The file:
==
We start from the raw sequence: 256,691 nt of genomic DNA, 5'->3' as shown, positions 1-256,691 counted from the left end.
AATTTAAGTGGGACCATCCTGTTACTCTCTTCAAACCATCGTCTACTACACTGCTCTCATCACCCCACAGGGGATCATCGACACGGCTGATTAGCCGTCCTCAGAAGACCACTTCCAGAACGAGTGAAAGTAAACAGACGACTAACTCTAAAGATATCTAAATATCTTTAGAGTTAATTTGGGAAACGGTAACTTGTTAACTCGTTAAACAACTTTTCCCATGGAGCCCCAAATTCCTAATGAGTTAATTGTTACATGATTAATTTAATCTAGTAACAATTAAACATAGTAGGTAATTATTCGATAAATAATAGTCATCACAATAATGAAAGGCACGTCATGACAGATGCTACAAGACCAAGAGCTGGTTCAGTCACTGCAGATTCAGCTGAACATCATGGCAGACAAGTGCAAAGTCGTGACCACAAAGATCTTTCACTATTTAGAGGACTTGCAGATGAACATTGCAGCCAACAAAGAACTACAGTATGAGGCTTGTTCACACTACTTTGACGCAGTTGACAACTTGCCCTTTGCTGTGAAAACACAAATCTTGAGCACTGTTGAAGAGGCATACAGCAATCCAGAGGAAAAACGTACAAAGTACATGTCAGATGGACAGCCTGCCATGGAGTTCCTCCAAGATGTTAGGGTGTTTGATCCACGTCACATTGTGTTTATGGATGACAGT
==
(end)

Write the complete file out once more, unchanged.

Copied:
We start from the raw sequence: 256,691 nt of genomic DNA, 5'->3' as shown, positions 1-256,691 counted from the left end.
AATTTAAGTGGGACCATCCTGTTACTCTCTTCAAACCATCGTCTACTACACTGCTCTCATCACCCCACAGGGGATCATCGACACGGCTGATTAGCCGTCCTCAGAAGACCACTTCCAGAACGAGTGAAAGTAAACAGACGACTAACTCTAAAGATATCTAAATATCTTTAGAGTTAATTTGGGAAACGGTAACTTGTTAACTCGTTAAACAACTTTTCCCATGGAGCCCCAAATTCCTAATGAGTTAATTGTTACATGATTAATTTAATCTAGTAACAATTAAACATAGTAGGTAATTATTCGATAAATAATAGTCATCACAATAATGAAAGGCACGTCATGACAGATGCTACAAGACCAAGAGCTGGTTCAGTCACTGCAGATTCAGCTGAACATCATGGCAGACAAGTGCAAAGTCGTGACCACAAAGATCTTTCACTATTTAGAGGACTTGCAGATGAACATTGCAGCCAACAAAGAACTACAGTATGAGGCTTGTTCACACTACTTTGACGCAGTTGACAACTTGCCCTTTGCTGTGAAAACACAAATCTTGAGCACTGTTGAAGAGGCATACAGCAATCCAGAGGAAAAACGTACAAAGTACATGTCAGATGGACAGCCTGCCATGGAGTTCCTCCAAGATGTTAGGGTGTTTGATCCACGTCACATTGTGTTTATGGATGACAGT